This week, NBC begins broadcasting the miniseries. A sequel to the 2013 miniseries The Bible, A.D. begins with Jesus’ sham of a trial and crucifixion. From there, we see how it affects the various people involved, both the friends of the King of the Jews and his detractors that kill him. Press materials promise future episodes will play out through the first ten Acts.
First of all, this review judges A.D. purely on its merits as a television program. In this, it’s just not that great. If you’d like a reasoned, logical argument as to why that is the case, read on. There are many out there who treat material such as this with religious fervor, though, attacking anyone who criticizes such programs as no-good atheists who want to destroy their beliefs, as I’ve seen in comments and tweets from past reviews I’ve written of religious programs. If that’s all you’re after, please move on, as I neither seek to insult nor fight, merely to judge the show in its own merits.
With that out of the way, let’s examine why A.D. doesn’t work. For one, it portends itself to be a sequel to another miniseries, yet begins its action at the same time the penultimate episode of the previous effort begins, meaning the first two hours will be largely repetition. This isn’t a re-airing of those installments; everyone has been recast and A.D. is a completely different production. So why don’t they just say that, instead of trying to draw unnecessary and inaccurate connections?
If we ignore the sequel claim, as we must, A.D. still starts in a very strange place. There isn’t enough lead up to Jesus’ trial and execution to give us much of a reason as to why we should feel bad about this or why people follow him so fervently. Yet, if the show started after his death, it would be weird to play with the regret, guilt, and fear present. It would be better to either give us an hour of Jesus alive and teaching, to really sell who he is and what he wants, or to start it after he rises and leaves again, with the focus on the building of the church, not the man himself.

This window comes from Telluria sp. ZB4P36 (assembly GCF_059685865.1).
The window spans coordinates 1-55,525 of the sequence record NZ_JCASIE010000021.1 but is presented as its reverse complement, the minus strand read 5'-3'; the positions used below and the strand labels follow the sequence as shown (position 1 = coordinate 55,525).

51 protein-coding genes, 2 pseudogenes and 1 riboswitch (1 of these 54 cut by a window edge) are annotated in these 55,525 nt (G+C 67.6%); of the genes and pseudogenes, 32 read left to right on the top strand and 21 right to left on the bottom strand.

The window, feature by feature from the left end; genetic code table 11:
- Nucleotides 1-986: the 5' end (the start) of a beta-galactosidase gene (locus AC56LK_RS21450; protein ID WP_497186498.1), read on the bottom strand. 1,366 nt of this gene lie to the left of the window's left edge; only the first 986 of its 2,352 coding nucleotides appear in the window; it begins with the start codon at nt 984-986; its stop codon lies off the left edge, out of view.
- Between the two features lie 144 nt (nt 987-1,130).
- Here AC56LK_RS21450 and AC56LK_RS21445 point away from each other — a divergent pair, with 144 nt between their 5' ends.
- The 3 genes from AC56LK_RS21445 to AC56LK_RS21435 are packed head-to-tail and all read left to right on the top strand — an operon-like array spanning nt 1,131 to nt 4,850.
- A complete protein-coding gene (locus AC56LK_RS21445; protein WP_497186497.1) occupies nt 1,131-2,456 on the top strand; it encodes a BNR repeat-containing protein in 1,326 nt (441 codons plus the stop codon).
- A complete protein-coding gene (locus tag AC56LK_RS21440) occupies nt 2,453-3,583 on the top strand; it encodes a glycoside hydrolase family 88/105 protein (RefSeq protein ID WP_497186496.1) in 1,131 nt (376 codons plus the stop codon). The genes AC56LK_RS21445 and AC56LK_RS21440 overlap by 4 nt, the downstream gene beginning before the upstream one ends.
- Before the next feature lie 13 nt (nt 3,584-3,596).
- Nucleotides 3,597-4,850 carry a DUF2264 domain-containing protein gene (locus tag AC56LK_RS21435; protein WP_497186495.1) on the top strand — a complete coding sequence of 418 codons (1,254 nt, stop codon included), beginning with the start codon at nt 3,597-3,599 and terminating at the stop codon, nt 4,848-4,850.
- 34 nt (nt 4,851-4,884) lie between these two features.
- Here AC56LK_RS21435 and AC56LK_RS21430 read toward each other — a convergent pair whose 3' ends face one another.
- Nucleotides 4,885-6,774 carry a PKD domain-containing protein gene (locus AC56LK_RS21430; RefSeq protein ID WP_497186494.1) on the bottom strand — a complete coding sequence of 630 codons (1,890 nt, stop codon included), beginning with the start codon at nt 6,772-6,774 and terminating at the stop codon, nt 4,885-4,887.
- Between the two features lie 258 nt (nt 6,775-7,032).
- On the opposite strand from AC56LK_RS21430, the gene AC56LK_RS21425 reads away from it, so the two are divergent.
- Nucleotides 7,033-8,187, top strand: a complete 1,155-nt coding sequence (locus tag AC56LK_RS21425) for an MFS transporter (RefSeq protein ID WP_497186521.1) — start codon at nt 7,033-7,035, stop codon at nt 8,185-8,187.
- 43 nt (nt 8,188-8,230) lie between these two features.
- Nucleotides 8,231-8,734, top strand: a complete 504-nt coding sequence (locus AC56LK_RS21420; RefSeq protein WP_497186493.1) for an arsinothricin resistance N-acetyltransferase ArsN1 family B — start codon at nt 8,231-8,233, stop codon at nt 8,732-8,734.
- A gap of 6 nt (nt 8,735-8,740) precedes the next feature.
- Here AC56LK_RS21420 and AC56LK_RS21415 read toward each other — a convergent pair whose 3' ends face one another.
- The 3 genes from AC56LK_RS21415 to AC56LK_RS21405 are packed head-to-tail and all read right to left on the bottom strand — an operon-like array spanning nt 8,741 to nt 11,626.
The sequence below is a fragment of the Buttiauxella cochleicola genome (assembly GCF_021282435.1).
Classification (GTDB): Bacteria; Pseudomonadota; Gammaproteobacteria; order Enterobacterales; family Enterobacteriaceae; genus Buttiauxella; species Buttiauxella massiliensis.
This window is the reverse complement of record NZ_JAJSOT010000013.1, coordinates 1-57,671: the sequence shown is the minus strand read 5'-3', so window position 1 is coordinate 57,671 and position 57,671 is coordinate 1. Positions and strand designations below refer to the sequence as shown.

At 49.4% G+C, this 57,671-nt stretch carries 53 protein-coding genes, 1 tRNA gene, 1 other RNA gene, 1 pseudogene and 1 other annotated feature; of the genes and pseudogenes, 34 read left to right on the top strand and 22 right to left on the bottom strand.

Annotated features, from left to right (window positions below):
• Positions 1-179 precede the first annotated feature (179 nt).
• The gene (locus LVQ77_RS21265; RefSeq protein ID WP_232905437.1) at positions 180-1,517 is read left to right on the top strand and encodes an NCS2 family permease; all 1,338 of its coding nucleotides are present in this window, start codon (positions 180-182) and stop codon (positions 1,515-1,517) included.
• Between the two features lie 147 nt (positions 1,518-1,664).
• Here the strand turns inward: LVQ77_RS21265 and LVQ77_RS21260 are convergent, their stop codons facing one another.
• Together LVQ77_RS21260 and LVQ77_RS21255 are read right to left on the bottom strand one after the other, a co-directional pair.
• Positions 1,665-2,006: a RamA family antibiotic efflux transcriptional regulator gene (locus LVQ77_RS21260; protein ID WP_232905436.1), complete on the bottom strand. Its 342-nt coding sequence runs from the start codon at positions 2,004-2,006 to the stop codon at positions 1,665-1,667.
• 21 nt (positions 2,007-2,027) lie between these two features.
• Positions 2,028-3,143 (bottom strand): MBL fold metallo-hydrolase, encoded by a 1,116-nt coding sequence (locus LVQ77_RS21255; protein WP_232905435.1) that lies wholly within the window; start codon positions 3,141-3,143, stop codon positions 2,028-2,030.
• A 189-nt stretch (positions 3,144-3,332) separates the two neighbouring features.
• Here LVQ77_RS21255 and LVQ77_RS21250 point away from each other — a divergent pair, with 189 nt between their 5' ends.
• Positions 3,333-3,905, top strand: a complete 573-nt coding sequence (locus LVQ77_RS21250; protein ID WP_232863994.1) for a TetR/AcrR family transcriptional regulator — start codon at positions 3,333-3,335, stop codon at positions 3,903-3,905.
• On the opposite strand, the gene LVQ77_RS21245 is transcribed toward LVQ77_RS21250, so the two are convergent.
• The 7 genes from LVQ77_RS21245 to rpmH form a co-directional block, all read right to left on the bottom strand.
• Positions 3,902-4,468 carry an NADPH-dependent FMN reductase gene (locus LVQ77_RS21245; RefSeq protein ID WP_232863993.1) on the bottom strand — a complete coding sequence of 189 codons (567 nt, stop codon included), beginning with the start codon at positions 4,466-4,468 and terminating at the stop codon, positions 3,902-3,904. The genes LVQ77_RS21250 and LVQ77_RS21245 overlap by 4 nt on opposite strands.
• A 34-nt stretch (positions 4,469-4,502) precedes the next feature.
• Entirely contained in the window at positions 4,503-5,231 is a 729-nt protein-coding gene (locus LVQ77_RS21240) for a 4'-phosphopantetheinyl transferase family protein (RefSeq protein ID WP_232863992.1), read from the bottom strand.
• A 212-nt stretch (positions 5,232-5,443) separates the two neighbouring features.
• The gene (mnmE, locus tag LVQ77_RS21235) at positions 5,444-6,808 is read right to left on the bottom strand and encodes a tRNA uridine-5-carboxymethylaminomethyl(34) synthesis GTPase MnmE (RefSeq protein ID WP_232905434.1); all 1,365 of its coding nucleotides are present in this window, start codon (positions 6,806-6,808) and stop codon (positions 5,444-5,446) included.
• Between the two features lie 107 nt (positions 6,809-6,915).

Now, the idea of exploring the various personalities involved in this event and the feelings surrounding it is a solid premise. Unfortunately, A.D. doesn’t seek to tell a complex narrative, but rather, presents very flat characters. Either they are purely wicked, focused on destroying someone who threatens their positions of power, or they have serious blind faith in their Savior, believing whatever he says without question. There are a few who doubt Jesus will rise again, but these are minor players, present merely to demonstrate how strong the faith of the others is.
The Bible is a fascinating book, obviously one of the most influential tomes to ever be written, with millions and millions of people holding it in high regard centuries (though not millennia, as some of the more ignorant may believe) after its publication. The problem is, there doesn’t seem to be anyone approaching it from an entertainment or historical perspective, which is what the story is begging for in an adaptation. When a production such as this is made by those who worship it, their bias shines through very strongly and makes it impossible to tell a well-rounded, authentic, layered version.
A.D. is the latest example of this failing, and while it will surely get millions of viewers from those who agree with the filmmakers, it will not be accessible to those on the fence or who admire the book purely from an academic perspective. Nor does it hold up all that cohesively as a plot to be watched. I look forward to a strong adaptation of The Bible someday, but A.D. is definitely not that.
premieres this Sunday, appropriately enough on Easter, at 9 p.m. ET on NBC.